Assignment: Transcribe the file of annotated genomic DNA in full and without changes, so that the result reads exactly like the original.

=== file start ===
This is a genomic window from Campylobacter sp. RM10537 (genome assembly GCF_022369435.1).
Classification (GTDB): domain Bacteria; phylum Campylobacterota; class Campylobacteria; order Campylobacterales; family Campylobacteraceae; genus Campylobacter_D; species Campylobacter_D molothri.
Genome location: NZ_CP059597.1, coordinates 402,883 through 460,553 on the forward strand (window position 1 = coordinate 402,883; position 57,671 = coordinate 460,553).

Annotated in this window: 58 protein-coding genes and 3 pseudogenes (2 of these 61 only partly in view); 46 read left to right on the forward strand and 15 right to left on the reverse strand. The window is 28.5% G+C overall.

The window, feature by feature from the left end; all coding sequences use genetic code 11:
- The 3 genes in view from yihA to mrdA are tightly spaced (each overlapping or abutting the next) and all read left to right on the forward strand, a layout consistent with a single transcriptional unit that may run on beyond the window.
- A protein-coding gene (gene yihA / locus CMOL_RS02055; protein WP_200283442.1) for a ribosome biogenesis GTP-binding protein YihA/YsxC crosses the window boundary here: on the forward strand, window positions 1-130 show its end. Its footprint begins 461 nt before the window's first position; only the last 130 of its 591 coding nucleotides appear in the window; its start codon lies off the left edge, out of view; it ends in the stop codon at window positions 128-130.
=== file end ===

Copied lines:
This is a genomic window from Campylobacter sp. RM10537 (genome assembly GCF_022369435.1).
Classification (GTDB): domain Bacteria; phylum Campylobacterota; class Campylobacteria; order Campylobacterales; family Campylobacteraceae; genus Campylobacter_D; species Campylobacter_D molothri.
Genome location: NZ_CP059597.1, coordinates 402,883 through 460,553 on the forward strand (window position 1 = coordinate 402,883; position 57,671 = coordinate 460,553).

Annotated in this window: 58 protein-coding genes and 3 pseudogenes (2 of these 61 only partly in view); 46 read left to right on the forward strand and 15 right to left on the reverse strand. The window is 28.5% G+C overall.

The window, feature by feature from the left end; all coding sequences use genetic code 11:
- The 3 genes in view from yihA to mrdA are tightly spaced (each overlapping or abutting the next) and all read left to right on the forward strand, a layout consistent with a single transcriptional unit that may run on beyond the window.
- A protein-coding gene (gene yihA / locus CMOL_RS02055; protein WP_200283442.1) for a ribosome biogenesis GTP-binding protein YihA/YsxC crosses the window boundary here: on the forward strand, window positions 1-130 show its end. Its footprint begins 461 nt before the window's first position; only the last 130 of its 591 coding nucleotides appear in the window; its start codon lies off the left edge, out of view; it ends in the stop codon at window positions 128-130.